[thelist] Arguments against registration forms

Scott pippen at bigpond.net.au
Wed Oct 23 22:50:01 CDT 2002

Good response Frank.

I was more succinctly going to say rather than make
filling in the registration form a "requirement", highlight
the "benefit" and the aid they are providing you in
doing so. Some people enjoy advocacy. Others don't.

Make your brochure registration process a carrot not a stick.


----- Original Message -----
From: "Frank" <framar at interlog.com>
To: <thelist at lists.evolt.org>
Sent: Thursday, October 24, 2002 1:31 PM
Subject: Re: [thelist] Arguments against registration forms

: At 07:46 PM 10/23/2002 -0700, you wrote:
: >Someone in my company wants to require people register in order to
: >download an on-line brochure. I know in my bones that this is
: >foolish. It will annoy customers and many will abandon the site
: >rather than fill in a form. But I need data.
: >
: >Does anyone know of a study or paper or even an expert opinion I can
: >use to win this argument?
: I would be surprised if you found such a document (but would be interested
: in reading one , if it were found.) Not all registrations are bad, and not
: all will drive clients away. I suspect that your argument might carry more
: strength if it made a specific case, rather than a general one.
: Whether a user will fill in a registration form will be based on what they
: think they'll get out of it. I would certainly fill out a long and complex
: registration for a lifetime  of free licences to all Adobe products past
: and future. Some will do it for as little as a picture of a naked woman.
: And they'll even send the company money, to boot!
: I would suggest that instead of using (only) data to support your argument,
: that you use their self-interest. Right now, they seem to think that it's
: in their best interest to do it. Your tactic might be:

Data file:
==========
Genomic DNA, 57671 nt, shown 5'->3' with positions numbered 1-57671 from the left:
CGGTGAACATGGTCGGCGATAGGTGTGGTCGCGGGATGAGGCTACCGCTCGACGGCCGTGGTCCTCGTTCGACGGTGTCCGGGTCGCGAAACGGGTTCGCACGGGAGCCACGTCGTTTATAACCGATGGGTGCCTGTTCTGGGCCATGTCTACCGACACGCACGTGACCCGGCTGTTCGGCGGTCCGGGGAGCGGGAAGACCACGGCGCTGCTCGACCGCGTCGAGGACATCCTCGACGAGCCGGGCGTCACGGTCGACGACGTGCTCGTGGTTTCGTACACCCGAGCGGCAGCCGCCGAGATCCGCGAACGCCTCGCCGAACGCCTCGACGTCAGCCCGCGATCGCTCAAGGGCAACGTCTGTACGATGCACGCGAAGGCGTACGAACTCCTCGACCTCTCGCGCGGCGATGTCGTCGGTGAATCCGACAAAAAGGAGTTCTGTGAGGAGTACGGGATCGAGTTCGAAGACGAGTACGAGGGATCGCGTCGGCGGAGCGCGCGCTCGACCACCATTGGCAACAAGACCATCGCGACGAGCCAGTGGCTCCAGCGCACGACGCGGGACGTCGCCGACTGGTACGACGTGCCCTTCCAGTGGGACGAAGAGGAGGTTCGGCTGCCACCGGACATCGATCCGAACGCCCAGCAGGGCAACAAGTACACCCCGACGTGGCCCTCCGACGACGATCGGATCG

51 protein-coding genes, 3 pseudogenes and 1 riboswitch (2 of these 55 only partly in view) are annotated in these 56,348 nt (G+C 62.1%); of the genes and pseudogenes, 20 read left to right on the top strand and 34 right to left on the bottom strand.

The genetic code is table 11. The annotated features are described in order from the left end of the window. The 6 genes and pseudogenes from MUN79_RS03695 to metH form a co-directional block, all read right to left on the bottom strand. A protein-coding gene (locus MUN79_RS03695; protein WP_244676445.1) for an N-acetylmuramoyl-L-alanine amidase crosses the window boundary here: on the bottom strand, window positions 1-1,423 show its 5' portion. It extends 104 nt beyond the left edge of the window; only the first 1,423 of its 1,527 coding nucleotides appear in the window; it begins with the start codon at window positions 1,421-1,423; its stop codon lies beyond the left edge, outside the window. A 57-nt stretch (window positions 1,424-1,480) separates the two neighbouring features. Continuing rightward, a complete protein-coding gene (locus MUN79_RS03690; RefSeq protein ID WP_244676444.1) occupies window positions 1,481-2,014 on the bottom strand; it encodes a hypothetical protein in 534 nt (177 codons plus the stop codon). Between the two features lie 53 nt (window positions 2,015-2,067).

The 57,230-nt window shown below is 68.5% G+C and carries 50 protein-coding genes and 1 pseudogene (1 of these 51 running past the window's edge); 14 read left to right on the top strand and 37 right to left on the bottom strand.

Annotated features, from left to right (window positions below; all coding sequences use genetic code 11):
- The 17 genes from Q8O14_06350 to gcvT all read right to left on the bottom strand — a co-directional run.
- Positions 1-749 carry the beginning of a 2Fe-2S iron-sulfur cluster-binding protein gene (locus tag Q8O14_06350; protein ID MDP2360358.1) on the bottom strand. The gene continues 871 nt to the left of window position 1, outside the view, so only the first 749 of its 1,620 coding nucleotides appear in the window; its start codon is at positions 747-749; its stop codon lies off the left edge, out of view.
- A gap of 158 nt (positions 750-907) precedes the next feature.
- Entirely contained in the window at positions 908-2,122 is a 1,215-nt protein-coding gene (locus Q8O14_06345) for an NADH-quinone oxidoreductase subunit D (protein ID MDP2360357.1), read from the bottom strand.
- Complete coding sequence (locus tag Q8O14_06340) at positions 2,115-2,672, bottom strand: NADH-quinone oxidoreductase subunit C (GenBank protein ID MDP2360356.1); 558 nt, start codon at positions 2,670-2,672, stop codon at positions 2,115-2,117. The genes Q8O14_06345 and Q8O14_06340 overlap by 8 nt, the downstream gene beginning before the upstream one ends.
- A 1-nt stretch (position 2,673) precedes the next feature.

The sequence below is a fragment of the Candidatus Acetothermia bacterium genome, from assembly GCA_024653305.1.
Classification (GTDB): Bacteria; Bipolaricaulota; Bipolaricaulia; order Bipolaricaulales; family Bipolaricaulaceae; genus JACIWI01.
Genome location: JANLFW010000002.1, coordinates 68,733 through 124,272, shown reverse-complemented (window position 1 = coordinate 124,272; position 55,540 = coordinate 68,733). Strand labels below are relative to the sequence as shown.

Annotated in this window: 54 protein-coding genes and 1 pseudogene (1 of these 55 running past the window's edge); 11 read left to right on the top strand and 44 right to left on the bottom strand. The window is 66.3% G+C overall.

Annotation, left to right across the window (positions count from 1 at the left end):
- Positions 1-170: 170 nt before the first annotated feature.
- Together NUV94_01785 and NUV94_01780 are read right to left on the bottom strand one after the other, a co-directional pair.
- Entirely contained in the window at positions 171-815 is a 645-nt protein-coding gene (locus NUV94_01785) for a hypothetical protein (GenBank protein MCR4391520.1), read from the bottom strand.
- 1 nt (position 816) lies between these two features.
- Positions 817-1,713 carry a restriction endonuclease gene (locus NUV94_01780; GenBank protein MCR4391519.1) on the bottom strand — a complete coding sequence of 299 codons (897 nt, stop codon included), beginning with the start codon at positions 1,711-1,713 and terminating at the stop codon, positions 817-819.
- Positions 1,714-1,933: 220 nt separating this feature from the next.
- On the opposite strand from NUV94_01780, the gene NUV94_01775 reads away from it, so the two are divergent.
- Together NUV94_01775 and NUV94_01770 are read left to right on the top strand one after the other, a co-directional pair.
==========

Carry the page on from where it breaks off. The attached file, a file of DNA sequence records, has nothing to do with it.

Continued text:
:     a) to show that it's NOT in their best interests (neutral), or
:     b) that it is AGAINST their best interests (antagonistic) , or
:     c)  that ANOTHER WAY (cooperative, solution-oriented)  will
:         better serve their self-interest.
: Here are some loose ideas that might serve as a little juice to fuel your
: creative fire.
: 1) To a user, personal information is a form of currency. You must agree
: because you are offering something in return for it (regardless of how
: insubstantial).
: 2) Have you no better marketing ideas than to try to coerce a user out of
: the currency of personal information than to deny them your shot at a
: pitch? (It you don't give me 10 dollars, I won't tell you what I have to
: sell! Nah!)
: 3)  What makes you think that the user finds <your item> so valuable that
: they will part with personal information? (Who doesn't already get enough
: spam?)
: 4) Would you give your personal information away so that some stranger Joe
: Shmoe can advertise his products to you? (Who isn't already bombarded by
: marketing?)
: 5) Have you considered making it optional? This might generate good-will.
: Forcing them to  pay to listen to you sell might generate ill-will.
: 6) Have you considered actually offering something of value in exchange?
: (This is where true marketing comes into play. Marketing is best used like
: a sharp sword, not a blunt club).
: 7) Are you willing to lose potential clients over this?
: 8) What are things that someone could do, or offer *you* that would make
: *you* happily part with *your* personal information?
: 9) Are you looking at things as they *are* or as you wish that they would
: be? (I'd *love* clients to pay me to listen to my pitch!)
: This is certainly far from a white paper, but perhaps it might help
: generate some ideas. Good luck.
: --
: Frank Marion <frank at frankmarion.com>      Tel: 416 825 7488
: --
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